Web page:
My Irish hillbilly heart loves me some taters. Indeed, I’ll eat potatoes any old way: baked, hash-browned, mashed, you name it. Of course, the BEST kind of potatoes are deep fried, but we’re trying to be healthy, so we try to avoid those little flavour bombs of fat.
One of my favourite methods of cooking potatoes is from an Ottolenghi recipe James sometimes makes, which involves boiling chunks of potatoes and then tossing them into a chafing dish of oil that’s been heating up in the oven for a quarter of an hour (Ottolenghi calls for goose fat, rather than vegetable oil!!).
I wanted to make something similar, but without all the oil, so I incorporated some of Ottolenghi’s methods, but left out the oil.
Okay, full disclosure: this recipe isn’t ENTIRELY fat-free since I did spray the parchment paper with a quick coating of Pam.
- 3 – 4 large peeled Russet potatoes, cut into large(ish) chunks
- 1 TBS Knorr vegetable broth powder
Preheat the oven to 450 degrees.
Boil the potatoes until a fork goes in easily. Don’t overcook–the potatoes should be a bit short of what you’d look for if you were making potato salad.
Drain the potatoes and then shake them vigorously in the colander. This step is important because you want to give the potato chunks shaggy edges like this:
Spread the potatoes out on two baking sheets lined with parchment paper and sprayed with a bit of Pam (and, okay, you may as well give the potatoes a quick spray as well, so the broth powder adheres to them).
Sprinkle the potatoes with the Knorr broth powder.
Pop them into the oven for twenty-five minutes. Stir them around after fifteen minutes.
Just look at these delicious little suckers!!!
I served the roasted potatoes with smoky-maple tofu sammies on freshly baked little (scooped out) baguettes–yum yum!!
Here’s James’s plate with a side of Frank’s Hot Sauce for dipping!
Now for the….
Garden 2017 Update and Two Gardening Game Changers!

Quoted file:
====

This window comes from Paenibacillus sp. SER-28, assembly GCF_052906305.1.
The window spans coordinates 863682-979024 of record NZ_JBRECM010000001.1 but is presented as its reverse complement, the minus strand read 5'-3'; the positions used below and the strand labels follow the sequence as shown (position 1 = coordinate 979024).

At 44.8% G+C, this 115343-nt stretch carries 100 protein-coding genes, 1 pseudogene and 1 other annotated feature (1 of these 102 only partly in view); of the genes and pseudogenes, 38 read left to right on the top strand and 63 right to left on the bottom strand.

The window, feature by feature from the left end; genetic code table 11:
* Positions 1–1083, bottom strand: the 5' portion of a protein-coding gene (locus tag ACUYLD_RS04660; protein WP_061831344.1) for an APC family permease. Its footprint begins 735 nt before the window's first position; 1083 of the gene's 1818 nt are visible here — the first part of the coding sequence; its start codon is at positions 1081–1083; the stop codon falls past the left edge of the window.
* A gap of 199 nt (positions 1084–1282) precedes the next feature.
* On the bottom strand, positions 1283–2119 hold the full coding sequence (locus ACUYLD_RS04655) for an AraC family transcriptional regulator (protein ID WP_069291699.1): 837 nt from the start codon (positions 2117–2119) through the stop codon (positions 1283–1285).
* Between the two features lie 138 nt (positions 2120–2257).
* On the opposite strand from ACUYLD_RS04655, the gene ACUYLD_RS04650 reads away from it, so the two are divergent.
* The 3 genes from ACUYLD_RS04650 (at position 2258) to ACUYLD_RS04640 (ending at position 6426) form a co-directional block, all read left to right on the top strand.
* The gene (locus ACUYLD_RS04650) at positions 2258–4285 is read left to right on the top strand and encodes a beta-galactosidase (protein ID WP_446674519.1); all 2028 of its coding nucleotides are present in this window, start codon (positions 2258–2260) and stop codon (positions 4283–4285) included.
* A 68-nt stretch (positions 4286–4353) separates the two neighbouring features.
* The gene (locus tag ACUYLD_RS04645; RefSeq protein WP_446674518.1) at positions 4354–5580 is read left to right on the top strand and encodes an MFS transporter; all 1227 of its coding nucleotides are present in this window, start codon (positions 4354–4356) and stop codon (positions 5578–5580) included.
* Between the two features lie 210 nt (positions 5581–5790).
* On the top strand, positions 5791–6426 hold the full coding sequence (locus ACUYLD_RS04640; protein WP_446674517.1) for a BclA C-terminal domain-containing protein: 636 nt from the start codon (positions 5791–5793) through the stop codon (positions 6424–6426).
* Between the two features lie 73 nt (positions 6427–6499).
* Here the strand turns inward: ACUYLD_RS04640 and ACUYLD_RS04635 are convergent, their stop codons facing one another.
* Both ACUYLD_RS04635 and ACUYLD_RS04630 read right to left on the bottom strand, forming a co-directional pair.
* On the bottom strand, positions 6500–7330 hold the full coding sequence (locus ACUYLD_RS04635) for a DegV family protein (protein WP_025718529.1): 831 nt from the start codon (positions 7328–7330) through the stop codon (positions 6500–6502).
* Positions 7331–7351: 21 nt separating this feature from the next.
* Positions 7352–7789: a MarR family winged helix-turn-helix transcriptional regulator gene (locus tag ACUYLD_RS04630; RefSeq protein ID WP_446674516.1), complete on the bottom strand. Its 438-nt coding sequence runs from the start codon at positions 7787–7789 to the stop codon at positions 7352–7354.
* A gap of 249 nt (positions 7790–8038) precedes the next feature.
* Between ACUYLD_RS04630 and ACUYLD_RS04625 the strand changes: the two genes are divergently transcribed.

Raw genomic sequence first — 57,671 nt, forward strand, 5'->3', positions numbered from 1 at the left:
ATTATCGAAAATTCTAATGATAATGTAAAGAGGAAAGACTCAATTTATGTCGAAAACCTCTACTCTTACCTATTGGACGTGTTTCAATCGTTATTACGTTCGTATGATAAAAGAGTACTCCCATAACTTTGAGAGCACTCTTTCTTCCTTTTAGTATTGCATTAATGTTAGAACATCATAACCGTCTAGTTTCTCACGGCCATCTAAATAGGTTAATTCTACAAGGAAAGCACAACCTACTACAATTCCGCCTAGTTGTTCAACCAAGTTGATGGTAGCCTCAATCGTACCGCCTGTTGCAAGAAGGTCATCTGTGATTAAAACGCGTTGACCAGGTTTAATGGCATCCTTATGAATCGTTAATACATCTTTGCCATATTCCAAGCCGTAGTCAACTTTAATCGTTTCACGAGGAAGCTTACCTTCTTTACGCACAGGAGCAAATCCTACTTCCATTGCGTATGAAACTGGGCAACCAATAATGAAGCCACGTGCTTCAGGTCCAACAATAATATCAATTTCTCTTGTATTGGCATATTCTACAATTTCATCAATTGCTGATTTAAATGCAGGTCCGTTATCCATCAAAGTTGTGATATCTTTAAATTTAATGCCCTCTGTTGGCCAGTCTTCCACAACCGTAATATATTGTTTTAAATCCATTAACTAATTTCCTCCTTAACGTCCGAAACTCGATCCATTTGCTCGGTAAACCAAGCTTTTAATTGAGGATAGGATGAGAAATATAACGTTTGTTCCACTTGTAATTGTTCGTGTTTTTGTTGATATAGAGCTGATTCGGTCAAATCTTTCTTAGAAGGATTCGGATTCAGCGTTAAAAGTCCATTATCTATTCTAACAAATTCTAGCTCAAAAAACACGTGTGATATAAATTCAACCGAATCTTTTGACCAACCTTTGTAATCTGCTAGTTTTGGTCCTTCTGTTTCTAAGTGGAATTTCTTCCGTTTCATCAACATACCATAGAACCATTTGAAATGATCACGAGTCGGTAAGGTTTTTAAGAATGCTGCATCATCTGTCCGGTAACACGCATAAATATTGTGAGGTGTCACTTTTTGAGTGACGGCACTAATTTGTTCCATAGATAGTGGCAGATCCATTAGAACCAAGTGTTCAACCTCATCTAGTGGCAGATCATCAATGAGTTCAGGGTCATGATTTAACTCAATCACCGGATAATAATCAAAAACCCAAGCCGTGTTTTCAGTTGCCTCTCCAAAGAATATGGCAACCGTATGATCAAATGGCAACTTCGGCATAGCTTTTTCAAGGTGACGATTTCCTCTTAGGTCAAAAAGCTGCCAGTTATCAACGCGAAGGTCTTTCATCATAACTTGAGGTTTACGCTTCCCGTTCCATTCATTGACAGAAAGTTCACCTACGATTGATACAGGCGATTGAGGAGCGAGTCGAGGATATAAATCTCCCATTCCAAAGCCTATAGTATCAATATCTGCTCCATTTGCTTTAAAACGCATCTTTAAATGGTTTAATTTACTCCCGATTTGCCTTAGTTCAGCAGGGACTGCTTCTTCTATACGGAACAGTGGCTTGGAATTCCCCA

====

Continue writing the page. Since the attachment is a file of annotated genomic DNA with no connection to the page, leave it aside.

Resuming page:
I like to keep track of what I’ve done in the garden from year to year and this blog seems the best place to do so (though I acknowledge it’s likely of interest only to me!).
So, if you recall, I started my vegetables and flowers from seed under grow lights in early March and transplanted most of them outside in mid-to-late April.
2017 has been a particularly cold year so far, so the head start the grow lights gave me has been a life saver. Indeed, most years, I would just be starting to plant now, and many of my vegetable (and ALL of my flowers) would have been from plants purchased from the nursery, not seeds.
Anyway, my kale, arugula, and chard are AMAZING–indeed, I’ve been harvesting leaves every day for our evening meals!
The nasuturtiums and sweet peas are developing nicely, as are the marigolds, but the snap dragons are a bit of a disappointment.
I transplanted half my tomato plants outside on May 1st, and they’ve not grown an inch, though they seem to be holding their own. Meanwhile, the ones I left under the grow lights are ENORMOUS things, but I’ll report in greater detail on my tomatoes in a later post.
The zucchinis I started from seed and transplanted outside are holding their own and even growing, but the cucumbers (of which there are only two) are stunted little things that seem ready to expire. James picked me up six cucumber plants in town to replace them, so we’ll see how they do.
So the grow lights are ONE game changer.
The other game changer is that I’ve started using a moisture metre and have discovered that the reason my garden was such a disaster last year was that I was over-watering and killing all my poor little seedlings!
Now I jump out of bed every morning and rush out to the deck with my moisture metre in hand. I resist watering anything unless the metre indicates the soil is on the dry side of centre.
I cannot believe the improvement I’ve seen in my garden because of these two products
1. The Floralight T5 Full-Spectrum Grow Light from Lee Valley Tools:
2. The 2-in-1 ph/Moisture Metre from Art Knapp’s Garden Centre on Marine Drive in Vancouver:
I actually bought this to measure the ph of my soil because I thought the problem with my garden last year was that it was too acidic. Apparently not, but it WAS too moist.
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